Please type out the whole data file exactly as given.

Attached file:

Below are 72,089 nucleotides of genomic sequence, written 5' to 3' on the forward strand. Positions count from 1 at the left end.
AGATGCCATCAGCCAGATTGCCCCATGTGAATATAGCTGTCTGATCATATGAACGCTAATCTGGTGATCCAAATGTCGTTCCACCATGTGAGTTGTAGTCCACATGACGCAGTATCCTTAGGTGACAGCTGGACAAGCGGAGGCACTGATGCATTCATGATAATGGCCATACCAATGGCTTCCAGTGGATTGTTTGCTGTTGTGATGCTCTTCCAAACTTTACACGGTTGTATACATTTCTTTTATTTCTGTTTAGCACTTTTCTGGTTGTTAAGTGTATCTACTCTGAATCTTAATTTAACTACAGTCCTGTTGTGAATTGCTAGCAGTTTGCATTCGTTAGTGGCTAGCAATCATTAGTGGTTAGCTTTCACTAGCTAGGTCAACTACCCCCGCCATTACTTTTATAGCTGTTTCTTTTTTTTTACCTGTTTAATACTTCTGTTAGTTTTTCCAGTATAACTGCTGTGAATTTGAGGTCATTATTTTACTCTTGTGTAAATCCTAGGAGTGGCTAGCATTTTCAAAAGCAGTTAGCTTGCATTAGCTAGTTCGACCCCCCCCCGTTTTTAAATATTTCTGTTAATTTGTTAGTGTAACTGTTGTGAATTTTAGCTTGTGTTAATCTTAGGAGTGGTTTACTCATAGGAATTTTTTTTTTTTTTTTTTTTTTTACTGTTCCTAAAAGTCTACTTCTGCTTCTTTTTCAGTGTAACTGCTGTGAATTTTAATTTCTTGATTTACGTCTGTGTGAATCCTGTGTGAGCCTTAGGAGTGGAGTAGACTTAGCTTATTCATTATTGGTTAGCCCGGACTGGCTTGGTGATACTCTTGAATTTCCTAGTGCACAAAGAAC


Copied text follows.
Below are 72,089 nucleotides of genomic sequence, written 5' to 3' on the forward strand. Positions count from 1 at the left end.
AGATGCCATCAGCCAGATTGCCCCATGTGAATATAGCTGTCTGATCATATGAACGCTAATCTGGTGATCCAAATGTCGTTCCACCATGTGAGTTGTAGTCCACATGACGCAGTATCCTTAGGTGACAGCTGGACAAGCGGAGGCACTGATGCATTCATGATAATGGCCATACCAATGGCTTCCAGTGGATTGTTTGCTGTTGTGATGCTCTTCCAAACTTTACACGGTTGTATACATTTCTTTTATTTCTGTTTAGCACTTTTCTGGTTGTTAAGTGTATCTACTCTGAATCTTAATTTAACTACAGTCCTGTTGTGAATTGCTAGCAGTTTGCATTCGTTAGTGGCTAGCAATCATTAGTGGTTAGCTTTCACTAGCTAGGTCAACTACCCCCGCCATTACTTTTATAGCTGTTTCTTTTTTTTTACCTGTTTAATACTTCTGTTAGTTTTTCCAGTATAACTGCTGTGAATTTGAGGTCATTATTTTACTCTTGTGTAAATCCTAGGAGTGGCTAGCATTTTCAAAAGCAGTTAGCTTGCATTAGCTAGTTCGACCCCCCCCCGTTTTTAAATATTTCTGTTAATTTGTTAGTGTAACTGTTGTGAATTTTAGCTTGTGTTAATCTTAGGAGTGGTTTACTCATAGGAATTTTTTTTTTTTTTTTTTTTTTTACTGTTCCTAAAAGTCTACTTCTGCTTCTTTTTCAGTGTAACTGCTGTGAATTTTAATTTCTTGATTTACGTCTGTGTGAATCCTGTGTGAGCCTTAGGAGTGGAGTAGACTTAGCTTATTCATTATTGGTTAGCCCGGACTGGCTTGGTGATACTCTTGAATTTCCTAGTGCACAAAGAAC